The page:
Twitter followers will be familiar with this story that seems to have turned into a saga.

We ordered some slate but, because our kitchen project was behind by a couple of weeks, we had to delay delivery. We’d already paid the deposit but the OH called up on Tuesday to pay the balance and arrange delivery, which he did for yesterday.

No slate arrived yesterday.

So we phoned up and spoke to the person who had dealt with the order all along but it was 4pm and he was obviously keen to leave the office so he span us a tale about our slate having been delivered and signed for on the 9th July. Our garden is small and currently so bare that very little could escape our attention, let along 140 sq metres of black riven slate suddenly arriving in it out of nowhere. And no-one had signed for it. Not even Oscar who, though intelligent, has no opposable thumbs to enable him to hold a pen.

We decided we would settle the matter today so, first having carefully prepared my morning coffee to ease myself into a Margo Leadbetter frame of mind, I dialled the number.

I spoke to an initially quite polite and very well spoken young man who repeated several times that he knew nothing about my order but that he would look through his colleagues’ things to see if anyone had made any notes. This was not an impressive start. Several thousand pounds worth of slate had gone missing, potentially sold on. If it could not be found, we would have had to wait for a new consignment to arrive from Brazil. I told him what I thought of that state of unprofessional malarky and eventually he agreed to try and sort out the problem.

I’m boring myself now so goodness knows what effect this is having on you, dear reader, but I had to chase the young man who initially sent an email to the wrong address because he did not listen when I spelt out my awkward-to-understand name. He had made an assumption that my initial was J instead of the G that I had spelled out. He thought it looked funny, apparently. When we eventually corrected this error, this is what he sent me:

Dear customer,

Delivery is confirmed for Monday,

Rock Unique.

So here is the email I sent him in reply:

Dear Young Man

I am glad to have received this email from you. I sympathise with you, having had to field calls from an irate customer whilst left on your own on a Saturday morning when your colleagues knew yesterday that a situation was about to develop and still left you with no information whatsoever to deal with it. I am grateful that you managed to track down the responsible person and rectify their mistake.

However, for future reference you might like to consider the following points:

My name is Mrs Beecroft
My address is 23 xxx, xxxxx
The order is for £xxxxxx of black riven slate, of two different kinds, and includes transportation costs to our house. The full amount was paid over the ‘phone by my husband, Mr xxxxx last Tuesday 21/7/15 and delivery was agreed for yesterday. That it did not arrive was not our fault. We had agreed it.

If you had been listening during our initial conversation, you would have written down my email address correctly the first time I spelt it out to you and also the details that I wished to be confirmed, rather than waiting for me to call you again to chase for this confirmation which, by the way contains none of the details I requested and would probably be useless if I were to pursue a claim in law. For your convenience I have listed the requisite details above.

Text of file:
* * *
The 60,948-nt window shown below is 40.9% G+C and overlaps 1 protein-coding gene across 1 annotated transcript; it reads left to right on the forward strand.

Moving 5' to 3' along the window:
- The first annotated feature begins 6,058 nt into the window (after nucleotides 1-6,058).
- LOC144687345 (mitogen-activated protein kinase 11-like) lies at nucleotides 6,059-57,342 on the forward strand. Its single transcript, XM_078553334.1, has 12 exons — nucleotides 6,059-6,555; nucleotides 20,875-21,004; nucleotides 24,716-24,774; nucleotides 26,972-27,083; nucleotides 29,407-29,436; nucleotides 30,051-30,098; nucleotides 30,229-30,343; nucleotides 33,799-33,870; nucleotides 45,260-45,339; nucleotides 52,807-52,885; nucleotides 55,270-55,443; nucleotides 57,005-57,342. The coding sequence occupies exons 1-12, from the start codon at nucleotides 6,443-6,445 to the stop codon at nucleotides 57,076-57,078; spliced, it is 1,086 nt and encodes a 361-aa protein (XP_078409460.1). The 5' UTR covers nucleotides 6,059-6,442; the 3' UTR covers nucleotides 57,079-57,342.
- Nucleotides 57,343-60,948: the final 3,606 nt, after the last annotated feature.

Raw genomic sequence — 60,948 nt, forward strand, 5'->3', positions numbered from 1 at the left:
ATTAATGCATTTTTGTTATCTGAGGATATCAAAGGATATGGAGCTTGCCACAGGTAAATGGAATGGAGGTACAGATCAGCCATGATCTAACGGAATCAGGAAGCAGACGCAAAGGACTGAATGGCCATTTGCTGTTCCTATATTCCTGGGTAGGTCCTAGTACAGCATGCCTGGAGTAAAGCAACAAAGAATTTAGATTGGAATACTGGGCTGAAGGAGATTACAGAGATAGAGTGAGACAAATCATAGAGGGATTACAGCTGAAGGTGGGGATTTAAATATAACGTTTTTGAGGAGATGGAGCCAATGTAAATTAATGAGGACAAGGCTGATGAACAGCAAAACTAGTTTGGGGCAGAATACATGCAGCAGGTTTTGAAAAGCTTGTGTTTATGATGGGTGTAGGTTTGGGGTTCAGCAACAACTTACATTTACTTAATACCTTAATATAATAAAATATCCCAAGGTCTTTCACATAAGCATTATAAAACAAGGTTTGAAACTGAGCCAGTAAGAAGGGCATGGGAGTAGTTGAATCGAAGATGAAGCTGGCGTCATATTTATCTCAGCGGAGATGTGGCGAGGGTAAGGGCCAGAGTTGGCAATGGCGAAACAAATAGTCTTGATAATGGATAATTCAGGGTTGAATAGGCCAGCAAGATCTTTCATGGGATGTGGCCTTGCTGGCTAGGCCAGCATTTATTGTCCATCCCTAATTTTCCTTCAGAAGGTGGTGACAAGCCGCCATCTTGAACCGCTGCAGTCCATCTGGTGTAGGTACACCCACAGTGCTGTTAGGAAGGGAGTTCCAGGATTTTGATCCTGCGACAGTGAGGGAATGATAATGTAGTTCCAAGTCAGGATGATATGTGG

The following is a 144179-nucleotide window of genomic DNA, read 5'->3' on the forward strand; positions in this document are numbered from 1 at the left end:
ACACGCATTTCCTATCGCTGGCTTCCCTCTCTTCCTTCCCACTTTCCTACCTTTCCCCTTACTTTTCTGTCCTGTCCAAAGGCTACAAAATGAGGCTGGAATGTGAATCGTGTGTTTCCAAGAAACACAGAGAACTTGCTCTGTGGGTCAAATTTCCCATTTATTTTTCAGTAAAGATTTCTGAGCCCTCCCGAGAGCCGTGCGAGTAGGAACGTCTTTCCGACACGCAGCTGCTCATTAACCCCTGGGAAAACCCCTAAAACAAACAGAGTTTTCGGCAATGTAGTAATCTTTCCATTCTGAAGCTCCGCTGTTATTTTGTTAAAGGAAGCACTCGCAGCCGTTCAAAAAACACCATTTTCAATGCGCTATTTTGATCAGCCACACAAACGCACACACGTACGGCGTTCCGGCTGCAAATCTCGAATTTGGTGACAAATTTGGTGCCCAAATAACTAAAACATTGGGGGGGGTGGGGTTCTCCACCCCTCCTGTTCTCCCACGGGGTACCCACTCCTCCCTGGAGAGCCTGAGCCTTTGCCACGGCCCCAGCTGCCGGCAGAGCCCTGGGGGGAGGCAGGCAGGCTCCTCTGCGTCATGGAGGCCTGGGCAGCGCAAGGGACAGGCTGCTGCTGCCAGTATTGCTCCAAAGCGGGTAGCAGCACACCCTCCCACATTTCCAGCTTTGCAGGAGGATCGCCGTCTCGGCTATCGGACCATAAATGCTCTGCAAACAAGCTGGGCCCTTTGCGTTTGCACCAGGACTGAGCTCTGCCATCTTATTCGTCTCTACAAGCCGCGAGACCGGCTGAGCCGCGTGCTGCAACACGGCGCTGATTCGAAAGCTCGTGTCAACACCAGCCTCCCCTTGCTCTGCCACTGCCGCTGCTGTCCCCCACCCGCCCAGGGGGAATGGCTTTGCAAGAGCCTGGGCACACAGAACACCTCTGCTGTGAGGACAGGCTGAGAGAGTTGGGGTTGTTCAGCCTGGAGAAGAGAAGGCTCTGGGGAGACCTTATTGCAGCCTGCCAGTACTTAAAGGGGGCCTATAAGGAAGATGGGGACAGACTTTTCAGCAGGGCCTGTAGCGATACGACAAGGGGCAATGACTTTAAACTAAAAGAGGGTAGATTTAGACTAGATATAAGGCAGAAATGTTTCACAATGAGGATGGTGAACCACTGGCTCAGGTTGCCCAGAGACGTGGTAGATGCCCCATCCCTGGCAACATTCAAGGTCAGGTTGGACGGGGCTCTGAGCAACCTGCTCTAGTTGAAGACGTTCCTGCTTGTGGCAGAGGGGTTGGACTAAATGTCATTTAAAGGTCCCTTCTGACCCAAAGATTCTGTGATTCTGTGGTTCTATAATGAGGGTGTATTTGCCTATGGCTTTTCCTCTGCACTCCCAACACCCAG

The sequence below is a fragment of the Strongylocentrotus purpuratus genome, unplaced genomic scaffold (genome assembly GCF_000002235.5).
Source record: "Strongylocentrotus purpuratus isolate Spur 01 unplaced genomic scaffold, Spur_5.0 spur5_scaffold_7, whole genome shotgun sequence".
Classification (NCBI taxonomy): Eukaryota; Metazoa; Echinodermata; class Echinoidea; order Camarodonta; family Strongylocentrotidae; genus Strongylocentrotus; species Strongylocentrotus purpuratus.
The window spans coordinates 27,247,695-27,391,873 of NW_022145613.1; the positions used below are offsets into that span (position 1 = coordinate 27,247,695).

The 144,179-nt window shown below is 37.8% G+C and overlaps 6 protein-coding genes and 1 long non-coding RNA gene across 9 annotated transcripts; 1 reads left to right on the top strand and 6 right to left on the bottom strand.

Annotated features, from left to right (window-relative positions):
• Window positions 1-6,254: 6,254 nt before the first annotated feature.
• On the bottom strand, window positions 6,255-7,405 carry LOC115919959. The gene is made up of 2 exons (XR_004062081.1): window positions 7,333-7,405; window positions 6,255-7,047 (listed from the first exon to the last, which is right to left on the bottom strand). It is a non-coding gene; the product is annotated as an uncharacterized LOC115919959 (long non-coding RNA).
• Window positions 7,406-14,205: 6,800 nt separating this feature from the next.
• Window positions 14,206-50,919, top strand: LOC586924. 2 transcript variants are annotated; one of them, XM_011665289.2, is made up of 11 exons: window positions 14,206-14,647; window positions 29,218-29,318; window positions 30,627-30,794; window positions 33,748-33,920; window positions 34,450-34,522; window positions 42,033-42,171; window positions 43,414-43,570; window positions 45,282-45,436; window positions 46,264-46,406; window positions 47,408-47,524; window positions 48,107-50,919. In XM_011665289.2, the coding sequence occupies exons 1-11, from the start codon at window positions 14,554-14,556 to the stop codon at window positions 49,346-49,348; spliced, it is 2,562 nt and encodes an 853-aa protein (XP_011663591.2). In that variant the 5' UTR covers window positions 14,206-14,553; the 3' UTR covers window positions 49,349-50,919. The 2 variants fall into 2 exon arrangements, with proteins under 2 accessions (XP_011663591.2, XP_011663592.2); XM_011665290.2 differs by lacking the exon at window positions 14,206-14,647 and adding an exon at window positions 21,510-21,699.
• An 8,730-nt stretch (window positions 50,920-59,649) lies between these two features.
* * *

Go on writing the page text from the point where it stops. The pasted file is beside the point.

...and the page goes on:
So I shall expect delivery of the complete order on Monday 27th July 2015 to the above address.

Please contact me if any of the above is unclear


Mrs G Beecroft


You might be thinking: Gita, isn’t it a bit nasty to put this email on your blog? Has the young man not suffered enough already at the tip of your razor sharp tongue?

I’d reply that I have pointed out how he had been placed in an awkward situation by his colleagues but that customer service does actually involve listening to the customer. I hope he’ll learn from today’s exchange but I bear him no malice whatsoever. The way I see it, it’s a training requirement – for the whole company. As our very professional builder might remark, “With an attitude like that towards their customers, it’s a wonder they have a business at all.” I’m afraid to say that this is not the first time I’ve heard this particular piece of wisdom from him.

Getting anything at all done seems to be fraught with unnecessary difficulties because people seem to trust their own erroneous assumptions rather than actually listening to the client. If you’re a woman they tend  talk over you and you have to wait patiently until they might arrive at your conclusion after about 5 minutes.

People don’t check essential details like names, dates, addresses and then no-one can work out what has gone wrong or how to fix it. The shoddy and slapdash has become the norm and it’s so frustrating. No wonder the economic productivity of our country is so low: people don’t check for mistakes then obfuscate rather than correcting them. Ugh. I can feel my dander rising as I type.

What is wrong with people, that they can’t be bothered to write things down, or check dates and times? The man who had handled our order all along gave some feeble excuse that we had not paid the full amount and therefore our delivery had not been arranged but he must have known that this was a blatant untruth as he uttered those very words. It’s just a face-saving exercise. If the slate does not arrive on Monday as planned, I shall focus the remainder of my ire solely on him.